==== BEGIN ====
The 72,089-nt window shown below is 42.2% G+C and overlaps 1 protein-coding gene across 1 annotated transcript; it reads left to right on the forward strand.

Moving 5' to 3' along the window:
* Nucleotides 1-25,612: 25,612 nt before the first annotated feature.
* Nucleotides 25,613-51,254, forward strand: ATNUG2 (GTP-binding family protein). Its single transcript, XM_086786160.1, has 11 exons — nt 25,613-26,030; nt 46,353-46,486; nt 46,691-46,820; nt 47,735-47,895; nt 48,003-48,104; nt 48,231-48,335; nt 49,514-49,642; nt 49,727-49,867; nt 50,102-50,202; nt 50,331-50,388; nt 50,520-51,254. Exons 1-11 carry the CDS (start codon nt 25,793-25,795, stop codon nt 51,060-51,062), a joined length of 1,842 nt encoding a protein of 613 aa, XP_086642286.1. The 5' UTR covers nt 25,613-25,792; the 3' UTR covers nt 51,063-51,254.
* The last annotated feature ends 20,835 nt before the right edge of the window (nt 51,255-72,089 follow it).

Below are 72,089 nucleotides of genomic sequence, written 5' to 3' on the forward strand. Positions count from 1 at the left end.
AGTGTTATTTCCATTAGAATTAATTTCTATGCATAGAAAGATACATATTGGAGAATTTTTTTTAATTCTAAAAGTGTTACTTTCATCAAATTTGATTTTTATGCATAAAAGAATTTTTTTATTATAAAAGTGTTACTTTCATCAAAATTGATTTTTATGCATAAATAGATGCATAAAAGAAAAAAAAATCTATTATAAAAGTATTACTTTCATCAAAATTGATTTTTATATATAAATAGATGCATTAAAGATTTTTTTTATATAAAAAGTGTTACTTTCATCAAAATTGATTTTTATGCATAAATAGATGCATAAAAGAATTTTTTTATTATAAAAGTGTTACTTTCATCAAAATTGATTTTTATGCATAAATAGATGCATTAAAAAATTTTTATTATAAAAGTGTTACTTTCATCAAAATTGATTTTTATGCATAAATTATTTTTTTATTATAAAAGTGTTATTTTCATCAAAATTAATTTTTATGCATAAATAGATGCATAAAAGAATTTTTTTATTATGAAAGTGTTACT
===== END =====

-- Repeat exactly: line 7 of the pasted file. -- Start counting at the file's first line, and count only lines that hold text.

AGTGTTATTTCCATTAGAATTAATTTCTATGCATAGAAAGATACATATTGGAGAATTTTTTTTAATTCTAAAAGTGTTACTTTCATCAAATTTGATTTTTATGCATAAAAGAATTTTTTTATTATAAAAGTGTTACTTTCATCAAAATTGATTTTTATGCATAAATAGATGCATAAAAGAAAAAAAAATCTATTATAAAAGTATTACTTTCATCAAAATTGATTTTTATATATAAATAGATGCATTAAAGATTTTTTTTATATAAAAAGTGTTACTTTCATCAAAATTGATTTTTATGCATAAATAGATGCATAAAAGAATTTTTTTATTATAAAAGTGTTACTTTCATCAAAATTGATTTTTATGCATAAATAGATGCATTAAAAAATTTTTATTATAAAAGTGTTACTTTCATCAAAATTGATTTTTATGCATAAATTATTTTTTTATTATAAAAGTGTTATTTTCATCAAAATTAATTTTTATGCATAAATAGATGCATAAAAGAATTTTTTTATTATGAAAGTGTTACT